The confetti had barely settled after the inauguration of George W. Bush when hundreds of the nation's top conservative activists gathered in Orlando, Fla., during the last week in January for a meeting of the Council on National Policy.
Members of the council, an influential and private group that works behind the scenes to influence Republican politics, were already pondering the election in 2008.
Several noted that for the first time in many presidential cycles, prominent social conservatives have yet to identify a potential favorite.
In informal conversations, as described by two of the participants, more than a dozen names were thrown around -- most notably that of popular conservative Minnesota Gov. Tim Pawlenty. Other potential candidates such as Tennessee Sen. Bill Frist and Florida Gov. Jeb Bush were discussed as well, though Bush has said he will not run in 2008.
The participants, including respected commentator Paul Weyrich and the Eagle Forum's Phyllis Schlafly, agreed that prominent conservatives should coordinate efforts to cultivate the candidate who best represents "values voters," and Pawlenty fits that description.
"He seems to be in line with the views of what we now call the 'values voters,' which are very important to the future of the Republicans," said Weyrich, who says he remains undecided about whom he'll support in 2008.
"There aren't a whole lot of candidates in that position. [Former New York Mayor Rudolph] Giuliani, he's not satisfactory. [New York Gov. George] Pataki is not satisfactory, you go down the list."
Pawlenty, 44, is a popular conservative governor in a traditionally Democratic state, and is open to a run for the presidency but he has made no decisions, according to associates. His representatives would not speculate about his plans, saying he is preparing for what will be a contentious legislative session this year.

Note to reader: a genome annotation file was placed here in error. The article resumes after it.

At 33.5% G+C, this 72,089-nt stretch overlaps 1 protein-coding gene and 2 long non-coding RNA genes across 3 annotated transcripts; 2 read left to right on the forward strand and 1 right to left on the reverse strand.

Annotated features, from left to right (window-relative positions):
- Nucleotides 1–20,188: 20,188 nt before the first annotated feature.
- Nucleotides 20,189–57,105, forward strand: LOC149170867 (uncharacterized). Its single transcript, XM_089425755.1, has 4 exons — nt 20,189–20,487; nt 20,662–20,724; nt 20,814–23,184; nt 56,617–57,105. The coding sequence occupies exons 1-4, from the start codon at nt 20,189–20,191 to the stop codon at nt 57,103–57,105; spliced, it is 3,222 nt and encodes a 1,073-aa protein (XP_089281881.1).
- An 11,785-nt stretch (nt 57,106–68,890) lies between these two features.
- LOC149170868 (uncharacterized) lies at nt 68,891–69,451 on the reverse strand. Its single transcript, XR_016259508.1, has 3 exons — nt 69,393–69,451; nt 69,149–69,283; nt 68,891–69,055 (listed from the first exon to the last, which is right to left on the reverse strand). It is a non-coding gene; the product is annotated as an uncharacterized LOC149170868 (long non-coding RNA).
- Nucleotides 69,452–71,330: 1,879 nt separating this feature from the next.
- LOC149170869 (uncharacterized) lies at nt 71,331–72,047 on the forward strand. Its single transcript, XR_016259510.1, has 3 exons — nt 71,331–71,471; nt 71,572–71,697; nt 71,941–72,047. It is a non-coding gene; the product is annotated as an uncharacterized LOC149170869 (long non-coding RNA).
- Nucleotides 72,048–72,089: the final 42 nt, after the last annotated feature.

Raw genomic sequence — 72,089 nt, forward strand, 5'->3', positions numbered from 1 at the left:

"Governor Pawlenty enjoys his job and is focused on being the best governor he can be," said his chief spokesman, Brian McClung.
Two people familiar with his political planning say Pawlenty wants to expand his political profile with the hopes of landing on a short list for president -- or potentially for vice president or Senate candidate.
At Bush's inauguration, a who's who of conservative media commentators, including the Weekly Standard's Fred Barnes and Pulitzer-Prize winner Charles Krauthammer, wanted to meet with Pawlenty.
He addressed a meeting of the influential Club for Growth in New York and spoke to conservative insiders at anti-tax activist Grover Norquist's Wednesday group in Washington. Both appearances won rave reviews.
And he has impressed conservatives of all stripes with his ability to frame his agenda and sell it to Minnesota voters.
He wins over audiences with his quick wit -- often self-deprecating -- his humble personal style and his ability to speak at length without notes.
Admirers compare Pawlenty to respected Republicans. "He has a sense of where he wants to lead the country, just like President Reagan," said one top Minnesota Republican.
Democrats have compared his speaking skills and ability to frame issues to Bill Clinton's and his political legacy has been compared to Hubert Humphrey -- one Republican said Pawlenty could be for state Republicans what Humphrey was for state Democrats.